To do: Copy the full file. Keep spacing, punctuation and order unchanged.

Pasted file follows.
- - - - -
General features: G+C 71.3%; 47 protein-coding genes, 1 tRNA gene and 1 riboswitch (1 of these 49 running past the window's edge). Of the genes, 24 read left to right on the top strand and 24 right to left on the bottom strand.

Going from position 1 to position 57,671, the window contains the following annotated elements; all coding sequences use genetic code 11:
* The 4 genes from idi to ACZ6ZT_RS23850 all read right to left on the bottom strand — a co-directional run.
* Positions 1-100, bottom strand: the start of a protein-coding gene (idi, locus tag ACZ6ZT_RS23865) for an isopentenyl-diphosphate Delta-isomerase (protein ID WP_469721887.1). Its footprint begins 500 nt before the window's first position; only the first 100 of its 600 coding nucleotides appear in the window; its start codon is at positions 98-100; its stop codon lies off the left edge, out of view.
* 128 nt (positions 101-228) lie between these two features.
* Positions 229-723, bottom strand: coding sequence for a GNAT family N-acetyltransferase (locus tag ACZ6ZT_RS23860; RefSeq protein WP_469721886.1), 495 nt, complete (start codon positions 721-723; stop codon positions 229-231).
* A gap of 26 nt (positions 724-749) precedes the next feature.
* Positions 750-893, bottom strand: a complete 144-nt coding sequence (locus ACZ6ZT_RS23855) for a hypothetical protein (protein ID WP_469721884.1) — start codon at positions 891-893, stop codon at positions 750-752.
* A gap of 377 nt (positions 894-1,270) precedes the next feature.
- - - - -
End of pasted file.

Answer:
General features: G+C 71.3%; 47 protein-coding genes, 1 tRNA gene and 1 riboswitch (1 of these 49 running past the window's edge). Of the genes, 24 read left to right on the top strand and 24 right to left on the bottom strand.

Going from position 1 to position 57,671, the window contains the following annotated elements; all coding sequences use genetic code 11:
* The 4 genes from idi to ACZ6ZT_RS23850 all read right to left on the bottom strand — a co-directional run.
* Positions 1-100, bottom strand: the start of a protein-coding gene (idi, locus tag ACZ6ZT_RS23865) for an isopentenyl-diphosphate Delta-isomerase (protein ID WP_469721887.1). Its footprint begins 500 nt before the window's first position; only the first 100 of its 600 coding nucleotides appear in the window; its start codon is at positions 98-100; its stop codon lies off the left edge, out of view.
* 128 nt (positions 101-228) lie between these two features.
* Positions 229-723, bottom strand: coding sequence for a GNAT family N-acetyltransferase (locus tag ACZ6ZT_RS23860; RefSeq protein WP_469721886.1), 495 nt, complete (start codon positions 721-723; stop codon positions 229-231).
* A gap of 26 nt (positions 724-749) precedes the next feature.
* Positions 750-893, bottom strand: a complete 144-nt coding sequence (locus ACZ6ZT_RS23855) for a hypothetical protein (protein ID WP_469721884.1) — start codon at positions 891-893, stop codon at positions 750-752.
* A gap of 377 nt (positions 894-1,270) precedes the next feature.